The Dietary Guidelines for Americans recommends that 45-65% of your total daily calories should come from carbohydrates. This translates to about 225-325 grams per day for those consuming 2,000 calories. Of course, the exact amount you should eat varies based on the intensity and duration of your workouts.
What happens if you don’t eat enough carbs?
When you skimp on carbs, your body sends signals to the muscles and fat to break down for energy. Mobilizing fat sounds like a good thing, but it’s a highly inefficient process that puts a lot of strain on the body.
While fat and protein can be used for energy, they take a lot longer to digest than carbohydrates. In other words, it’s more difficult for the body to use fat and protein, and you will likely feel sluggish during your workout.
So what carbs should you be eating? Think unrefined, minimally processed carbs. Here are some that top my list:
1. Brown rice
With 2 grams of fiber, 3 grams of protein, 26 grams of carbohydrates and just 120 calories in ½ cup, brown rice is a naturally gluten-free grain that works well in stir-fries, soups or stuffed into veggies like peppers and tomatoes.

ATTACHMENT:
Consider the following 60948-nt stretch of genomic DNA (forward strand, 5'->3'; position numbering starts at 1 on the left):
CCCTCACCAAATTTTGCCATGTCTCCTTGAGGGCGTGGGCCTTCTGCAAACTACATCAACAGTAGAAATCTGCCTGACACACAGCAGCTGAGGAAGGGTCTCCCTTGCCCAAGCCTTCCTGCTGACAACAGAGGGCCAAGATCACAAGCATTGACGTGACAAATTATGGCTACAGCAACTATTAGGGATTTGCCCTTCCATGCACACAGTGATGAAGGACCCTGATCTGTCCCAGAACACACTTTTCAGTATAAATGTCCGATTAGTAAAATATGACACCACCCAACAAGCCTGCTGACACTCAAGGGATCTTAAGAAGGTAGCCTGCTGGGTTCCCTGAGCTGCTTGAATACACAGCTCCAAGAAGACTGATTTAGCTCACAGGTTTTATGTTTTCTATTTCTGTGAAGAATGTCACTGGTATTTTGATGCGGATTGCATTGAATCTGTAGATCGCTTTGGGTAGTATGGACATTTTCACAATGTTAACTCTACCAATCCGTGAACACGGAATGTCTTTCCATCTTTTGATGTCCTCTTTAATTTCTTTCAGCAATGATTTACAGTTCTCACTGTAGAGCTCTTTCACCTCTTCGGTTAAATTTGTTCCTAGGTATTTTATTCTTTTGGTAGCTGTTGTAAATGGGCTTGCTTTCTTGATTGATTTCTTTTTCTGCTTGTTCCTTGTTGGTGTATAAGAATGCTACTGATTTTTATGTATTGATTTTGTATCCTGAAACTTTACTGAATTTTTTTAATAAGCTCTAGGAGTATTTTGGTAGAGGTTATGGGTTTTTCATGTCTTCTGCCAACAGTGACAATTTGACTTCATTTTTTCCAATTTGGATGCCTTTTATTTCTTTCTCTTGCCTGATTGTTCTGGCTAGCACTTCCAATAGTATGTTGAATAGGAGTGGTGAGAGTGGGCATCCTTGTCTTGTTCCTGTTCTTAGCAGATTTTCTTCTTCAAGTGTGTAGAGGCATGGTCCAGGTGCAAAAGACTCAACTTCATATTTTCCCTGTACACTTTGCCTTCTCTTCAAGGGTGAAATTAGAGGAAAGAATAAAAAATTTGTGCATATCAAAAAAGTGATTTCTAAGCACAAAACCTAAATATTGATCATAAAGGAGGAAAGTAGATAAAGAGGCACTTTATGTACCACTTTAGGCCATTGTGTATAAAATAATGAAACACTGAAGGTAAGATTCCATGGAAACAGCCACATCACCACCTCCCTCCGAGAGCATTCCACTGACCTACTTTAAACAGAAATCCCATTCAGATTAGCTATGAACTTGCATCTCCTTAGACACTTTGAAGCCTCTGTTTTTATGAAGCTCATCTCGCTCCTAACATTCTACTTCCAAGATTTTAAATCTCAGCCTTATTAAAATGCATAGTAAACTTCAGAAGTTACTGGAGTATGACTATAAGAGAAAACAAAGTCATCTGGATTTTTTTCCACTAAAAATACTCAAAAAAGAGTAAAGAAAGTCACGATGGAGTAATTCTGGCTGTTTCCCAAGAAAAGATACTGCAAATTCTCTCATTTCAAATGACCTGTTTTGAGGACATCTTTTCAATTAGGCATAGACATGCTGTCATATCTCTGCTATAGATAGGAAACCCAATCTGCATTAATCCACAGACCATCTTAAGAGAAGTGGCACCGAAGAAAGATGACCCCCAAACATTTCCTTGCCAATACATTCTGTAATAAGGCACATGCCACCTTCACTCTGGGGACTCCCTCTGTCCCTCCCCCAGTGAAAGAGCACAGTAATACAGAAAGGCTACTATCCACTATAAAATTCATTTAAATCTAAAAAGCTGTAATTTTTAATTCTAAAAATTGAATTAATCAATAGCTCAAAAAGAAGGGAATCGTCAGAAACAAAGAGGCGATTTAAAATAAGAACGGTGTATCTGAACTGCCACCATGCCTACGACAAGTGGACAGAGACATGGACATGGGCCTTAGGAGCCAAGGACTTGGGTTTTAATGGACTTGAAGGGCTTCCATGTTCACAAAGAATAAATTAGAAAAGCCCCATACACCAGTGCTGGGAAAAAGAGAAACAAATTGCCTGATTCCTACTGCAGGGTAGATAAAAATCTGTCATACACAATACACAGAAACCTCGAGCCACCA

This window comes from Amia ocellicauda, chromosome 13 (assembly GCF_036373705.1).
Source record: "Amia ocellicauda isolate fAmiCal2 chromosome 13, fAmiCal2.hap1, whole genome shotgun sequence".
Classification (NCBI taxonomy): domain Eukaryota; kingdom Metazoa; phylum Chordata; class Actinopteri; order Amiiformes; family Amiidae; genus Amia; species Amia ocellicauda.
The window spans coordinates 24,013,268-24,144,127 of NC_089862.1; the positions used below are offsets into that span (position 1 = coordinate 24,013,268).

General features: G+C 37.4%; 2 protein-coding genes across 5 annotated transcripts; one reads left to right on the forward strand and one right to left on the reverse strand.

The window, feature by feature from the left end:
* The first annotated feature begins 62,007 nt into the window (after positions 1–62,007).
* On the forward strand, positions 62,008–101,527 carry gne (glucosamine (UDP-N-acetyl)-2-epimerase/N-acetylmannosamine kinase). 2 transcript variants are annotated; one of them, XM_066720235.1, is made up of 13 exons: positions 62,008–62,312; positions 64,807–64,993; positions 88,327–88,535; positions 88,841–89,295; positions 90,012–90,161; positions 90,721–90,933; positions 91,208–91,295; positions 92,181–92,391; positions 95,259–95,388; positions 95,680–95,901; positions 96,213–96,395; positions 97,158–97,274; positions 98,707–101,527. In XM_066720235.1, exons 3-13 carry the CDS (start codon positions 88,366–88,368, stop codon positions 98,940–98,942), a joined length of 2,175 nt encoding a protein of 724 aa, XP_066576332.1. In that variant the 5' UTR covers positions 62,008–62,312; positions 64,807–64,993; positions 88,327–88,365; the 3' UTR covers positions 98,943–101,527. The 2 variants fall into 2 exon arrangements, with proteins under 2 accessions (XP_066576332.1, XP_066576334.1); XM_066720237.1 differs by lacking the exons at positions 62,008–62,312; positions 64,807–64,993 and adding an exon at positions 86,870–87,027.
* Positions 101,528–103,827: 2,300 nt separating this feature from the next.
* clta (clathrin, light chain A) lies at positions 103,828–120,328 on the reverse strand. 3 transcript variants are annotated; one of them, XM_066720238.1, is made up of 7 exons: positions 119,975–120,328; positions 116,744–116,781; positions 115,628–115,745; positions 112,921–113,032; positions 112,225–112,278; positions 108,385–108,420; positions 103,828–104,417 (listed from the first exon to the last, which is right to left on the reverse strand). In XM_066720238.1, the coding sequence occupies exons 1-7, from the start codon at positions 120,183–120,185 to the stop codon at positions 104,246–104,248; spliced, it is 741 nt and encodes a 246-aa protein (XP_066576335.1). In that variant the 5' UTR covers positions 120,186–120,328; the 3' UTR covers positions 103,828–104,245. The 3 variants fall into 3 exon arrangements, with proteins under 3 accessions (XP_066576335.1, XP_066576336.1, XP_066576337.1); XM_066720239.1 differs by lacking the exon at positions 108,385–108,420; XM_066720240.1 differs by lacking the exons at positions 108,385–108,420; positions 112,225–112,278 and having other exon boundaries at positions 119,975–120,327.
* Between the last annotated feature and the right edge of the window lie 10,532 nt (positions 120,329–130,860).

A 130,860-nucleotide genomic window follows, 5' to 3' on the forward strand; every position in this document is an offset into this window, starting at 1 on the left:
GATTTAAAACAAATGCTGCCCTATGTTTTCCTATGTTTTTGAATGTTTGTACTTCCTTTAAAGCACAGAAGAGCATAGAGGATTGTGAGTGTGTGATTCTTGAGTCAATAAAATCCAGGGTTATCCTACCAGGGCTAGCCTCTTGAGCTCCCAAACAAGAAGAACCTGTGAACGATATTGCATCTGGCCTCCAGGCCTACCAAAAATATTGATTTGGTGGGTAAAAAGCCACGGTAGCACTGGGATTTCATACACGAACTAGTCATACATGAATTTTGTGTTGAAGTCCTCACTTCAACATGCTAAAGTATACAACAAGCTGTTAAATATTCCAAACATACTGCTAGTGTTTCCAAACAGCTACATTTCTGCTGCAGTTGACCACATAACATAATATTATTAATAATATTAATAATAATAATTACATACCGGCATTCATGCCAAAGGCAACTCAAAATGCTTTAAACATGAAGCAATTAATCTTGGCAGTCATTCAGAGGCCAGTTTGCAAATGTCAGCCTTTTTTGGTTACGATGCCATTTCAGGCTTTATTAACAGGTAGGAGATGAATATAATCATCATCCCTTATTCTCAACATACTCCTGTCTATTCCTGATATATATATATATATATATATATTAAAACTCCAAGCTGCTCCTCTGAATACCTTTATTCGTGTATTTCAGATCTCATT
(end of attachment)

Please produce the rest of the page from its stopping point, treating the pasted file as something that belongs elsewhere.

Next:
In just ½ cup, quinoa serves up 4 grams of protein and 20 grams of good-for-you carbs. Not to mention it has 2.5 grams, or 10% the daily recommendation, of filling fiber. Enjoy it sweet as a breakfast cereal or savory in a grain bowl.
3. Sweet potatoes
With only 100 calories and 25 grams of healthy carbs in one medium potato, sweet potatoes are the perfect carb to fuel and recover from a workout. Try cubing and roasting to throw into salads and rice dishes.
Oats, a long-term breakfast favorite, are a versatile whole grain that can be enjoyed any time of the day. They’re a low glycemic carb, which means they won’t spike your blood sugar. Oats are also a great source of soluble fiber, which can help keep you fuller longer and lower cholesterol levels.
A warm bowl of oatmeal is always satisfying, or try your hand at making overnight oats for busy mornings.
Every athlete knows and loves this perfect on-the-go fuel. With 100 calories and 26 grams of healthy carbs, they serve as the perfect pre-workout snack. Plus, bananas pack in plenty of potassium, a needed electrolyte that is lost in sweat. They also make perfect addition to your post-run smoothie.